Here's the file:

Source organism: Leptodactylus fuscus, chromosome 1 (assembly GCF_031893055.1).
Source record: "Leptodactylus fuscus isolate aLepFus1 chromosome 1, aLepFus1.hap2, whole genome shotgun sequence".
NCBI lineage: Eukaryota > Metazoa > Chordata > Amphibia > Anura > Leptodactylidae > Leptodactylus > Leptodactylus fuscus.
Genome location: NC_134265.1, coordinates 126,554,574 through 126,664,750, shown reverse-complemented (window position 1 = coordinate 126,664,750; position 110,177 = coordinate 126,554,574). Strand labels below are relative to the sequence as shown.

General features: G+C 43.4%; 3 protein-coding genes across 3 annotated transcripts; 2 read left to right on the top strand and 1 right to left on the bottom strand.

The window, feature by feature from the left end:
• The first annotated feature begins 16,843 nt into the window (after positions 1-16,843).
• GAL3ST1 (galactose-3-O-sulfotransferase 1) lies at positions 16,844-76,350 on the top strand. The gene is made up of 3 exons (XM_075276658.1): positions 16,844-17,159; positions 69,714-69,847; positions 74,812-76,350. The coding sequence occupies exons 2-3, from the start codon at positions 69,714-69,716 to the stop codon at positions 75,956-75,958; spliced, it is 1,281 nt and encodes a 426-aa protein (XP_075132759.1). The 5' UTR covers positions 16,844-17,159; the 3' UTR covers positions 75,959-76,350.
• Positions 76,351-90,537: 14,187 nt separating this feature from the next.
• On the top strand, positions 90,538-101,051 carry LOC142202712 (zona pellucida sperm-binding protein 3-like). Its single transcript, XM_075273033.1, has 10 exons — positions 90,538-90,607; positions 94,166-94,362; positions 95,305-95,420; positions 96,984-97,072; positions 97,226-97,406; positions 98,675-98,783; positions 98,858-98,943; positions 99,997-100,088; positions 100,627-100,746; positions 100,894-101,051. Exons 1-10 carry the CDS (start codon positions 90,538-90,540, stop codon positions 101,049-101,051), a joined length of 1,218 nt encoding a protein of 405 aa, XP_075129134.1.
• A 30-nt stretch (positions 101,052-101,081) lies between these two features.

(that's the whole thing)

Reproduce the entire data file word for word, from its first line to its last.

Source organism: Leptodactylus fuscus, chromosome 1 (assembly GCF_031893055.1).
Source record: "Leptodactylus fuscus isolate aLepFus1 chromosome 1, aLepFus1.hap2, whole genome shotgun sequence".
NCBI lineage: Eukaryota > Metazoa > Chordata > Amphibia > Anura > Leptodactylidae > Leptodactylus > Leptodactylus fuscus.
Genome location: NC_134265.1, coordinates 126,554,574 through 126,664,750, shown reverse-complemented (window position 1 = coordinate 126,664,750; position 110,177 = coordinate 126,554,574). Strand labels below are relative to the sequence as shown.

General features: G+C 43.4%; 3 protein-coding genes across 3 annotated transcripts; 2 read left to right on the top strand and 1 right to left on the bottom strand.

The window, feature by feature from the left end:
• The first annotated feature begins 16,843 nt into the window (after positions 1-16,843).
• GAL3ST1 (galactose-3-O-sulfotransferase 1) lies at positions 16,844-76,350 on the top strand. The gene is made up of 3 exons (XM_075276658.1): positions 16,844-17,159; positions 69,714-69,847; positions 74,812-76,350. The coding sequence occupies exons 2-3, from the start codon at positions 69,714-69,716 to the stop codon at positions 75,956-75,958; spliced, it is 1,281 nt and encodes a 426-aa protein (XP_075132759.1). The 5' UTR covers positions 16,844-17,159; the 3' UTR covers positions 75,959-76,350.
• Positions 76,351-90,537: 14,187 nt separating this feature from the next.
• On the top strand, positions 90,538-101,051 carry LOC142202712 (zona pellucida sperm-binding protein 3-like). Its single transcript, XM_075273033.1, has 10 exons — positions 90,538-90,607; positions 94,166-94,362; positions 95,305-95,420; positions 96,984-97,072; positions 97,226-97,406; positions 98,675-98,783; positions 98,858-98,943; positions 99,997-100,088; positions 100,627-100,746; positions 100,894-101,051. Exons 1-10 carry the CDS (start codon positions 90,538-90,540, stop codon positions 101,049-101,051), a joined length of 1,218 nt encoding a protein of 405 aa, XP_075129134.1.
• A 30-nt stretch (positions 101,052-101,081) lies between these two features.